Resource leveling is the act of taking a project with people assigned to a bunch of tasks, and making it so that they don't have to work overtime. Okay, that might be oversimplifying it a little, but essentially that's what you're doing.
Seriously, what's resource leveling?
Let's back up a bit. So you've got a project with several tasks, and resources assigned to those tasks. Some resources are assigned to multiple tasks, which has resulted in a handful of resources being overallocated. That is, the tasks they're assigned to require more time than they have available for work.
Microsoft Office Project has a cool feature that evaluates your work, generic and committed resource allocations, and adjusts your project so that your resources are no longer overallocated. You simply click Level Resources on the Tools menu, and Project comes up with a solution.
How does leveling work?
Okay, so admittedly, Project's resource leveling feature is pretty neat, but it's designed as a tool, not a replacement for an actual project manager. You're going to need to know what adjustments were made to provide an overtime-free work force, and evaluate whether the solution that Project came up with will work for your project.
When you tell Project to level resources, it does a couple of different things. In some cases, it simply moves the tasks around, so that the overallocated resource works on tasks consecutively, instead of simultaneously. For example, let's say you've got two tasks, Task A has a five-day duration, and Task B has a two-day duration. The tasks are completely unrelated in the schedule, but John is currently scheduled to work on both of them on Monday and Tuesday.
There are no restrictions on when the project needs to end, so when you level the resources for the project, Task B is simply moved to begin after Task A.
In some cases, when you level resources, Project splits a task to make room for the overallocated resource to complete a task during a specific scheduled time. Using this same example, let's say John has to complete Task B on September 2nd and 3rd. When you level resources in this scenario, Project creates a split in Task A, so that John works on Task A for one day, then goes over and works on Task B for two days, then goes back and finishes Task A after Task B is complete.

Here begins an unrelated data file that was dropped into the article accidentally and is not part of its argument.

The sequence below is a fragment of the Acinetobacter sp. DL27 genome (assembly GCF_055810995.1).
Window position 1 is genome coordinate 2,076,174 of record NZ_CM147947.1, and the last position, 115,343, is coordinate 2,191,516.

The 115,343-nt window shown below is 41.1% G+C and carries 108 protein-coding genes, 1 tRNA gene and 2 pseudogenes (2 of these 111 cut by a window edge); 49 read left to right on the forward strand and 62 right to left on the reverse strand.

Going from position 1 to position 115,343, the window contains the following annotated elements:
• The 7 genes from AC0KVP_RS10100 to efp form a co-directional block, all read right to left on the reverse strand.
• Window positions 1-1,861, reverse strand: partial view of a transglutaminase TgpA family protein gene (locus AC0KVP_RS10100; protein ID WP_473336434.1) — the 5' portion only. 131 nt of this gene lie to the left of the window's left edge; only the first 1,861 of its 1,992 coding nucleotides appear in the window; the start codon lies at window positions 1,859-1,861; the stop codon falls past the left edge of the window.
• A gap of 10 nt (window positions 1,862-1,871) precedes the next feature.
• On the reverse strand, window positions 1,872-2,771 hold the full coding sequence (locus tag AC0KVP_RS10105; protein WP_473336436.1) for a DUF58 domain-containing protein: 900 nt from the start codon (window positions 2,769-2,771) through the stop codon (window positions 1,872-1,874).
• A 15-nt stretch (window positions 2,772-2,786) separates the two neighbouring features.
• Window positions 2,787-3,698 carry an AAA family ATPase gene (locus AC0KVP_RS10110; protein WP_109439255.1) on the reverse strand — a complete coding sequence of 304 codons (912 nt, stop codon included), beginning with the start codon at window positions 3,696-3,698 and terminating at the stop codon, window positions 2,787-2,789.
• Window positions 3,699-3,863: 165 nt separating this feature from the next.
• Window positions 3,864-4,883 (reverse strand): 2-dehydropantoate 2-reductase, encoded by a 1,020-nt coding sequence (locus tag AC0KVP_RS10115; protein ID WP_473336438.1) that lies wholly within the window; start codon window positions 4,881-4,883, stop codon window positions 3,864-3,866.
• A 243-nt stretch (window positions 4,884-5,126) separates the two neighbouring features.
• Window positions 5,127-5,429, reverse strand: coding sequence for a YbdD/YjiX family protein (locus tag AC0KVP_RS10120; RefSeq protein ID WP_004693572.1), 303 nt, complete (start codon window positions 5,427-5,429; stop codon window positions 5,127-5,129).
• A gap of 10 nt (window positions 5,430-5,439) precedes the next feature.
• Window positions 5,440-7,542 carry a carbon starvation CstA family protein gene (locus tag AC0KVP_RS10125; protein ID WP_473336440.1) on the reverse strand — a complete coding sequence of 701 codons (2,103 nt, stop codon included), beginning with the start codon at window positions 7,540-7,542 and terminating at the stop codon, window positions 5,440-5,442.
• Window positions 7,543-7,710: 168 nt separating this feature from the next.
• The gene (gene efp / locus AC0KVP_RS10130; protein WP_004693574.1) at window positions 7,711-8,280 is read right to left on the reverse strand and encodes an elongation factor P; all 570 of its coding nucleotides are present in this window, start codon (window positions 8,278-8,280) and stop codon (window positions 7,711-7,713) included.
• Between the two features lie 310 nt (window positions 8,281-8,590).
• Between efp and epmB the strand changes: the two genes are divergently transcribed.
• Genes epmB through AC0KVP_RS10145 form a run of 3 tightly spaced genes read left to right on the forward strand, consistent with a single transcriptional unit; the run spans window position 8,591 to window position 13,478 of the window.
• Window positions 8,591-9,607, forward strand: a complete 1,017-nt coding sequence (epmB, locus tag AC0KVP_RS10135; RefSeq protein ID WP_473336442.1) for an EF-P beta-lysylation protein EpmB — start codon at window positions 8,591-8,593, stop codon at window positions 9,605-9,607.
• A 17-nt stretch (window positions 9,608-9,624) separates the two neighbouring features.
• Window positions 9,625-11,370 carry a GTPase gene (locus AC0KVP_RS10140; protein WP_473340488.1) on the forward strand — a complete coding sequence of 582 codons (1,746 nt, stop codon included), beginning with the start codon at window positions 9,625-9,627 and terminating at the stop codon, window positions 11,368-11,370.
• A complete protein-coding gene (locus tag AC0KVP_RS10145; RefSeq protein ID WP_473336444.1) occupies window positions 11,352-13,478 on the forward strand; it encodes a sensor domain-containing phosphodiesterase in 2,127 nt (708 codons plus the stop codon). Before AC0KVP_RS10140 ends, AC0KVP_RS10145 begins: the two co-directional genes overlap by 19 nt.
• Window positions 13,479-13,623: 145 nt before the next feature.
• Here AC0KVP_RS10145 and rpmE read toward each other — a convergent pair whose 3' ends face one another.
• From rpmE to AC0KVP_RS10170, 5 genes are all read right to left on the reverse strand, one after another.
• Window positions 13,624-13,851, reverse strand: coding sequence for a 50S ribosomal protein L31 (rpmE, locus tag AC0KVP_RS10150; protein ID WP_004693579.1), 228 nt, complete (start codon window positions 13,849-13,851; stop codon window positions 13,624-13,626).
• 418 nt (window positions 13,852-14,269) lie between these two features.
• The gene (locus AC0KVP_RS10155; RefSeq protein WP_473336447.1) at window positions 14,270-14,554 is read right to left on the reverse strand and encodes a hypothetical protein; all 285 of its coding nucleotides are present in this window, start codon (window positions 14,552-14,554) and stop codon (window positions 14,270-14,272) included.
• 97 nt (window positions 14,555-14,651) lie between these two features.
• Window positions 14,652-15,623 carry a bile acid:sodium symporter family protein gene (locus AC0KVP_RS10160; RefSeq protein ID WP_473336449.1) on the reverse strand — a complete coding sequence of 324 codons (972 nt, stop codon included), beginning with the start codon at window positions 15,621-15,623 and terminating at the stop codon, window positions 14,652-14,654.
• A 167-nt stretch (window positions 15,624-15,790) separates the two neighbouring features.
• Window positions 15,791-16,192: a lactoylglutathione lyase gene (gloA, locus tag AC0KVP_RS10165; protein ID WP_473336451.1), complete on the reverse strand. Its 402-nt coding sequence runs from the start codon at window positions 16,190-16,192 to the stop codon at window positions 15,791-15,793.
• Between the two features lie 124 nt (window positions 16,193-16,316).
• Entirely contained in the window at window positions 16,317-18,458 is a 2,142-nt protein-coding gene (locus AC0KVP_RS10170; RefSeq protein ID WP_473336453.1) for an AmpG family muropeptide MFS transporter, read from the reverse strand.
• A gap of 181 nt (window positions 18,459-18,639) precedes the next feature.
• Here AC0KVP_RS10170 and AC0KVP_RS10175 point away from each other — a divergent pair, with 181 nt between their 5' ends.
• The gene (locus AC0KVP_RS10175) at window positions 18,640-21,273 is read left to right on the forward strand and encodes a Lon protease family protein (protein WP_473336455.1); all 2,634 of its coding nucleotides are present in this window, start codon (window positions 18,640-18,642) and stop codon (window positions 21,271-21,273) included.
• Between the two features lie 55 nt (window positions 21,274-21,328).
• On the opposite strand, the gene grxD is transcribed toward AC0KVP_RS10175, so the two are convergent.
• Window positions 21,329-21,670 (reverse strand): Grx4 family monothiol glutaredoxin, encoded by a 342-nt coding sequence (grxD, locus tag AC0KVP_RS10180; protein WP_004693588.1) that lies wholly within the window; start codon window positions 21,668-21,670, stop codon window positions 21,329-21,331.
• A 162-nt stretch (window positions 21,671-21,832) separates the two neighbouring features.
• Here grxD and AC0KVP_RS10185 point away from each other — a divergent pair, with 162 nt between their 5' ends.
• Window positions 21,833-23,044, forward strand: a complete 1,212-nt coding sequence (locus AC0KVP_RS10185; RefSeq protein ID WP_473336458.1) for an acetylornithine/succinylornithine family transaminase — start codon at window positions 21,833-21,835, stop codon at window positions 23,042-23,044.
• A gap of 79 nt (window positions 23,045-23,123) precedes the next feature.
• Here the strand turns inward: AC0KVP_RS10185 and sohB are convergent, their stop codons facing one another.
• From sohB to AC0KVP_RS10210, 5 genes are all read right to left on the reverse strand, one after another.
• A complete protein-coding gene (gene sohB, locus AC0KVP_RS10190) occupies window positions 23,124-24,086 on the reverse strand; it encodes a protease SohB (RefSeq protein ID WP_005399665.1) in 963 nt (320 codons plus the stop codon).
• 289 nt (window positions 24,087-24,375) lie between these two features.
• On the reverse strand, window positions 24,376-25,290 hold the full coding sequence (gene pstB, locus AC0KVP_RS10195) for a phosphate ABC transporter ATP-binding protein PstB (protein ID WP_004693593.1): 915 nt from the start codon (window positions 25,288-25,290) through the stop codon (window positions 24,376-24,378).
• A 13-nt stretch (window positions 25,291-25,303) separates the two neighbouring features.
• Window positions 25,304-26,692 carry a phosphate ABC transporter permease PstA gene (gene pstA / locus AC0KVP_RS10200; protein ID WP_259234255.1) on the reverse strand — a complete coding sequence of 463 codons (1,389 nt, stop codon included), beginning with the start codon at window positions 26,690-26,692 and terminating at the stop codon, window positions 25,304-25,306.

Prior to leveling, you may want to do a few things to control how the leveling will affect your tasks. You can set task priorities, to control which tasks take precedence over other tasks, and you can set project priorities, so that if you're working with a common pool of resources among multiple projects, the right projects take precedence.
- If you set the priority to 1000, the task will not be leveled.
- To level only certain resources - go to the Resource Sheet, highlight the resources you want to level, and then click on Level Resources.
Where can I learn more?
Learn more about resource leveling in the following articles:
· Distribute project work evenly (level resource assignments)
· Goal: Resolve resource allocation problems
· View resource workloads and availability
PingBack from http://mstechnews.info/2008/10/back-to-basics-understanding-resource-leveling/
I have a question about 2007 completed tasks and how they relate to leveling. Why, when a task is marked as complete it still affects the resource. How do you get around that. Remove the resource?
The leveling algorithm doesn't factor out completed work since it assumes that if the resource on that day spent all their time on task A that they didn't have time for task B so task B needs to move out.
Before leveling, it is always good to make sure you have a clean project meaning no incomplete work in the past and no completed work in the future. You can fix your project up by going to Tools - Tracking - Update Project and using "Reschedule uncompleted work to start after".